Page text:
One of those choice servants is Matt Lotspeich. Matt’s official title is “Student and Recreation Pastor.” It is a position which demands that he wear a lot of hats, and he does it very well. He and his wife, Lindsey, have poured their lives into our students for the past four years. Every Sunday morning and Wednesday night, they have approximately 100 teens involved in worship, Bible study and ministry. They lead in many different mission trips like World Changers where they travel to other parts of our country to minister and serve others. They also do many wonderful projects right here in our backyard.
One of Matt’s strong suits is that he humbly serves the Lord. He is theologically solid, and truly has a heart for God. He desires to see our young people develop a strong relationship with God. That is why he is so good at what he does.
A few weeks back, on a Wednesday night, God began to truly work in the hearts and lives of the young people in a special way. I asked Matt to share what happened that night. Below are excerpts from his written testimony of the events that took place.
“As the students finished arriving for that evening, I was a bit disappointed in the attendance. It was on the low end of average. Once the service started, another God-sized reminder would grace our lives. Attendance is important but not as important as the presence and power of the Holy Spirit of God moving among His creation.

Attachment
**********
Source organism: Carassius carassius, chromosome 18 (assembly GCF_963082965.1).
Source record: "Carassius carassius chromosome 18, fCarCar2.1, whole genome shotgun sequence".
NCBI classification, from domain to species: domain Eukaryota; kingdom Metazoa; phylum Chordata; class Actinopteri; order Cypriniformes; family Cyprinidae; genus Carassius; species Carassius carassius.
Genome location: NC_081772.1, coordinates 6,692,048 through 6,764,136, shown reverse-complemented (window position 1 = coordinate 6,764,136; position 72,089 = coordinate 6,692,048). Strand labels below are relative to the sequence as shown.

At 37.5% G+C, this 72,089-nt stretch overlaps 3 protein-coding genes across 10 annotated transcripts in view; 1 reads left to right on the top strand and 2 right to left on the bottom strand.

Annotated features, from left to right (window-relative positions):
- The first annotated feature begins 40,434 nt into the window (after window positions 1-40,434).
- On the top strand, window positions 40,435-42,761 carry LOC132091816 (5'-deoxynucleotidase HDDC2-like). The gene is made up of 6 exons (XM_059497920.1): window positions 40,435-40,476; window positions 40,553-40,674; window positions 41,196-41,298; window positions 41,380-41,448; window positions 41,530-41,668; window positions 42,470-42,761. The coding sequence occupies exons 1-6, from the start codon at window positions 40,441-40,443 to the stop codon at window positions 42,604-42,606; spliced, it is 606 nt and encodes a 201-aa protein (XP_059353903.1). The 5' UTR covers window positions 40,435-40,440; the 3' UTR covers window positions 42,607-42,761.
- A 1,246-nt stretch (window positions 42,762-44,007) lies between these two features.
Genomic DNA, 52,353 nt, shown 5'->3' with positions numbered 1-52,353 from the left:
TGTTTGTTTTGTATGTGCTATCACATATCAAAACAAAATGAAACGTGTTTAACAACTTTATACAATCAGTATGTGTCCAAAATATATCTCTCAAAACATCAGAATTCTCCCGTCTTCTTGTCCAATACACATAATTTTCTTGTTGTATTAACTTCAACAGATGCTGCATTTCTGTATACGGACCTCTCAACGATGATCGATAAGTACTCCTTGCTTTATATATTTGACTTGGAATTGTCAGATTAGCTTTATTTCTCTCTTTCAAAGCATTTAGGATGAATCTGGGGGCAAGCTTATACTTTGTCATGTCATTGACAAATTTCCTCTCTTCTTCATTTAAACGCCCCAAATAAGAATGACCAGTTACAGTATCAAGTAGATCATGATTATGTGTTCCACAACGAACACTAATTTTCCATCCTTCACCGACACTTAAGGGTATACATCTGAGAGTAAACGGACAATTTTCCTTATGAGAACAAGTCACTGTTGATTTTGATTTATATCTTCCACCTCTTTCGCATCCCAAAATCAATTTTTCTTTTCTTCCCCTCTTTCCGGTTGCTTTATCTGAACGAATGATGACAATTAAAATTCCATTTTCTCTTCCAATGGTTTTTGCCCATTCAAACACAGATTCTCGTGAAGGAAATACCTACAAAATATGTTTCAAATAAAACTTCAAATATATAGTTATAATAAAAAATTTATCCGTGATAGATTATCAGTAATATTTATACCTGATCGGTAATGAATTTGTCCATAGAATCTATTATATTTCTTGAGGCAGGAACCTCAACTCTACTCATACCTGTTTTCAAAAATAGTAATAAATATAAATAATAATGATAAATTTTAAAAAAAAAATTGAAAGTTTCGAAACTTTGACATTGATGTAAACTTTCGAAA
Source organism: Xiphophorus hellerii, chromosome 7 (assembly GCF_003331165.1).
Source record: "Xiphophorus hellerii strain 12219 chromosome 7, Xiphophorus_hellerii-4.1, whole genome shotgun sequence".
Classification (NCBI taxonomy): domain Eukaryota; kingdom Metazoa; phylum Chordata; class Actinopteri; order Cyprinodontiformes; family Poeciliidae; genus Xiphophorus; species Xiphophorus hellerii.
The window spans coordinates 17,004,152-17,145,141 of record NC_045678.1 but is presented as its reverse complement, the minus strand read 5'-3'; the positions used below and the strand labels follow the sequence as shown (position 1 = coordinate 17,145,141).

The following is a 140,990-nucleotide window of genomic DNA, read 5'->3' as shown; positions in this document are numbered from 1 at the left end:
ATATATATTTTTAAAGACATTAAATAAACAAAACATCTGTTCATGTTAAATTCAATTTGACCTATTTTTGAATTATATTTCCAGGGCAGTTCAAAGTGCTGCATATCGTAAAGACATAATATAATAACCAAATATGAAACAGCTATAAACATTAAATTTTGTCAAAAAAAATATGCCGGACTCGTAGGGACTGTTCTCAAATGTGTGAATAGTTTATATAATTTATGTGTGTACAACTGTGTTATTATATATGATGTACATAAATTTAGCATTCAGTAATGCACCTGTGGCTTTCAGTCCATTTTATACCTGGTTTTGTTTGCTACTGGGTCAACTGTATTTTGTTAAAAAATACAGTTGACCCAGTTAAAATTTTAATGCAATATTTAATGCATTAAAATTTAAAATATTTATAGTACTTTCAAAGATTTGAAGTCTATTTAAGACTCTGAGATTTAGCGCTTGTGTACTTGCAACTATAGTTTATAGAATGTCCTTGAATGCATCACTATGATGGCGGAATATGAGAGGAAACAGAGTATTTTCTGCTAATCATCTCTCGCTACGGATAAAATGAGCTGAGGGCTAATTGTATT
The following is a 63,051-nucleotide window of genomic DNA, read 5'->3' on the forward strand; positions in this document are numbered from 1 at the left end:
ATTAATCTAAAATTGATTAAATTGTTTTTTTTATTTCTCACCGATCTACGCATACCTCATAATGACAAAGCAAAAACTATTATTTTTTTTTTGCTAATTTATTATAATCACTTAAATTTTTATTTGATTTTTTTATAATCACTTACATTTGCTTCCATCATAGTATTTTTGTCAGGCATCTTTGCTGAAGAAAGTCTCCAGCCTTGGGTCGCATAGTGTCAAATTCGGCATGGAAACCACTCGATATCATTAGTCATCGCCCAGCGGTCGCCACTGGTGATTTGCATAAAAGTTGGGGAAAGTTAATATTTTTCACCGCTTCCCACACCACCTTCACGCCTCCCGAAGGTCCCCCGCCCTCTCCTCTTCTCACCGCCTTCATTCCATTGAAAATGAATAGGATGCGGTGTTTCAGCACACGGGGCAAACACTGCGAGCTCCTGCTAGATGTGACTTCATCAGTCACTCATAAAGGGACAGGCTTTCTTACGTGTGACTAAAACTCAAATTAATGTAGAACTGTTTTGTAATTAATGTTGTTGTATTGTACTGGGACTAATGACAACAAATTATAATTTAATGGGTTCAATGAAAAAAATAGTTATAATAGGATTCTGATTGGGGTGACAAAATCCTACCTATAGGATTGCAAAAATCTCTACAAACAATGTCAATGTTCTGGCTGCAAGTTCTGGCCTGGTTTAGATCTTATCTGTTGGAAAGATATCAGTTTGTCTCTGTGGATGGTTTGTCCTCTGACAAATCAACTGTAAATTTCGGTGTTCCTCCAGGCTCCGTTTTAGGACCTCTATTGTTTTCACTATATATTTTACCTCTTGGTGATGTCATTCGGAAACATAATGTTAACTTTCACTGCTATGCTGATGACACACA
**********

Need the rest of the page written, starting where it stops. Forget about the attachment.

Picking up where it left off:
The worship service began with prayer and scripture. The first song followed and as students stood to sing praise to the One True God, they also went down to the front of the stage to pray. As time passed, students continued to pray at the altar; they were obviously under gracious conviction from God. After we had concluded the singing and before I preached, I decided to give an invitation to receive the gospel. There is never a need to delay when God is obviously moving. In other words, it’s best to get out of the way and give God space to move freely. As I spoke about Jesus’ sinlessness, our sin, Jesus’ once and for all sacrifice on the cross, His resurrection, repentance and faith; the students were locked in on what God was offering them. They were enthralled not with my words but the invitation of God to receive His Spirit, salvation and forgiveness. With every head up and every eye open, the students were asked to come forward if they wanted to speak with a counselor about being saved. Eleven students came forward at that moment and two more came forward after the sermon. It was an incredible night with 13 salvations! One of the young people who received Christ as his Lord and Savior was Logan. Logan is a college-aged student who serves on Wednesday nights as our soundboard or computer operator. He explained to me that he had experienced doubts about his salvation for quite some time because he couldn’t remember anything about the experience. It turns out that Logan was just like me and so many others. There was a point in our lives when we believed in Jesus with our brain, but we had not trusted Him with our heart. Although it is imperative that we believe Jesus is the Son of God and His cross is enough, we must also understand the word ‘believe.’ That word in the Bible denotes trust, repentance and faith. Logan honestly, humbly and boldly came to Christ on His terms: repentance and faith. Logan is now living a life of abundant freedom that only Christ can provide.”